Discrimination

What is discrimination?

Not all treatment that is unfair is against the law.

Discrimination is when you are treated less favourably than others because of your:
  • gender
  • race
  • age
  • disability (which includes medical illness)
  • marital status
  • gender identity
  • carer’s responsibilities, or
  • sexuality.
These are called ‘grounds’ of discrimination.

Discrimination can be obvious — for example, when a person is treated unfairly because of one of these grounds. This is called direct discrimination.

Discrimination can also be less obvious — for example, when a rule appears to apply equally to everyone but is unfair to a particular group of people. This is known as indirect discrimination.

For example — there used to be a rule about how tall you had to be to be a police officer. This rule applied to everyone, but the effect of it was to exclude some women and some people from different ethnic backgrounds from that role.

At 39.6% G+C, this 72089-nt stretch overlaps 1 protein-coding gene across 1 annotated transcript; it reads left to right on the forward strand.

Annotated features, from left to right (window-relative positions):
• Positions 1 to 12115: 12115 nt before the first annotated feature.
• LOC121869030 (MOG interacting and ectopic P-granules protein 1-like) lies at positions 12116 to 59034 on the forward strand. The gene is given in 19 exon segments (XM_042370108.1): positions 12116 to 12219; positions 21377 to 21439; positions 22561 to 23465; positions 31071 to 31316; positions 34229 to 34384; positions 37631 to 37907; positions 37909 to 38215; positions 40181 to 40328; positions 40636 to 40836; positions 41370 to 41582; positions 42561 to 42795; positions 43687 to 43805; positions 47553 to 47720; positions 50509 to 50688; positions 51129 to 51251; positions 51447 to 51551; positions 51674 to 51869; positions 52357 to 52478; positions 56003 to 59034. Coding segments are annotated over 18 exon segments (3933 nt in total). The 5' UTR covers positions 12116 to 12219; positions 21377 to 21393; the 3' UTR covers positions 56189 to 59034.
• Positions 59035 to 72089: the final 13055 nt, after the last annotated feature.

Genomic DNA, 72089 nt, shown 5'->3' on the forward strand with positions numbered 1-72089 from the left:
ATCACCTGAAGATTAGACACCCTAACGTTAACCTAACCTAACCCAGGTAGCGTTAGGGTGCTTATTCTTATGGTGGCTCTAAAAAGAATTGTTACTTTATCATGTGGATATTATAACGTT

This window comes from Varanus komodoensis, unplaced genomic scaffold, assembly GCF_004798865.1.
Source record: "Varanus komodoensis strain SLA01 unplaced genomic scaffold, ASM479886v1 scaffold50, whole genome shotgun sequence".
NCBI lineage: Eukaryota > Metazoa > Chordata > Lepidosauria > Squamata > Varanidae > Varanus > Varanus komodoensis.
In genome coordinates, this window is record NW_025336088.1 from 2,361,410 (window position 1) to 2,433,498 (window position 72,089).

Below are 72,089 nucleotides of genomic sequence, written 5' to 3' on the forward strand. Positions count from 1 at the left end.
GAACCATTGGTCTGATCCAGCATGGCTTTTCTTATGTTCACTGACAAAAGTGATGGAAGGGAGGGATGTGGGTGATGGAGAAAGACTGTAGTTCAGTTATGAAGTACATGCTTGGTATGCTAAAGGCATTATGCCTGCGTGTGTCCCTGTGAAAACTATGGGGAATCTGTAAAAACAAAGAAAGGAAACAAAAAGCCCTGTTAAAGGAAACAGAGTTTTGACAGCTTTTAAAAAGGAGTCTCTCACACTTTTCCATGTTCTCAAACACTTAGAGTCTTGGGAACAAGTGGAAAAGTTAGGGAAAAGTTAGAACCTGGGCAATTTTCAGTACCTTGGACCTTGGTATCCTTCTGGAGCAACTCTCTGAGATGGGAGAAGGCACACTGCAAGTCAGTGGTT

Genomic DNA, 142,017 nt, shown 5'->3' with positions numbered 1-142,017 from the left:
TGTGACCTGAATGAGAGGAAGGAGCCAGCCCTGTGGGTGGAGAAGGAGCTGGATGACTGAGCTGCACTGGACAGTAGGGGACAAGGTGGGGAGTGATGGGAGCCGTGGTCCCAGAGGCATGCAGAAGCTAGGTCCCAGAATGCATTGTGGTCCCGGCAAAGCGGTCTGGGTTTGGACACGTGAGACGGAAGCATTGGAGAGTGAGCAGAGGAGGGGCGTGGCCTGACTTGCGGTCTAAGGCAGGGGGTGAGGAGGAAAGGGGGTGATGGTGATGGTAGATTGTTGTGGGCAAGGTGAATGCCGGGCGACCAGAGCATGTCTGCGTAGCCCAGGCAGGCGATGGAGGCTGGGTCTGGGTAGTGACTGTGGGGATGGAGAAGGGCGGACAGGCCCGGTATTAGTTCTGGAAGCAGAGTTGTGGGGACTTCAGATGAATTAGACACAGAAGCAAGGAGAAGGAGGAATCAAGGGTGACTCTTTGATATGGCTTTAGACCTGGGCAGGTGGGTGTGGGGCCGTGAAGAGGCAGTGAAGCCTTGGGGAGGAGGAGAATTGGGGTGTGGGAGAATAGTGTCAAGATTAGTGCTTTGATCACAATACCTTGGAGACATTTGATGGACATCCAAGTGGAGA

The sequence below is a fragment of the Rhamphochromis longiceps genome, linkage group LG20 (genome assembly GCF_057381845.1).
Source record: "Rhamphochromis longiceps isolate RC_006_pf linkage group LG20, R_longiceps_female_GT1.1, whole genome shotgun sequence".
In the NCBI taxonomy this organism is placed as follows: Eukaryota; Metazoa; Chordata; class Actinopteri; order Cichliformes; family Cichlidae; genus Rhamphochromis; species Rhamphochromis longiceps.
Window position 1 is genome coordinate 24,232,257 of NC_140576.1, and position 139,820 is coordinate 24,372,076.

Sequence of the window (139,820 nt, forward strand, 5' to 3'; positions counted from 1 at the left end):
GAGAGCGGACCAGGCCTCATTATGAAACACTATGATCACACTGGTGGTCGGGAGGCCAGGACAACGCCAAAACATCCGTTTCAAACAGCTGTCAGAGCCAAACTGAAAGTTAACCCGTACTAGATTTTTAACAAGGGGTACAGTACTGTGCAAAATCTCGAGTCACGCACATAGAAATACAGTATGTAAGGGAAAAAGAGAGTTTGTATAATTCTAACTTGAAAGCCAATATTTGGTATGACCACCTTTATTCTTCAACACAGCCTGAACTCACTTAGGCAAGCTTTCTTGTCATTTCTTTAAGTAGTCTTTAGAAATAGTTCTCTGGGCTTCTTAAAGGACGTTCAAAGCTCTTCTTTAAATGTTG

It is against the law to discriminate against someone:
  • in the workplace
  • when providing goods and services — for example, like public transport and many education or housing services.

What can my client do if they have been discriminated against?

If you are discriminated against, you should first try to talk to the person or organisation that treated you unfairly. They may have a complaint process you can follow.

If you can’t resolve the issue with the person or organisation, you can complain to the:
In NSW there are state and commonwealth laws that cover discrimination. You should get legal advice to work out if you should make a complaint and which law to use. 


S
ite content is current as at November 2018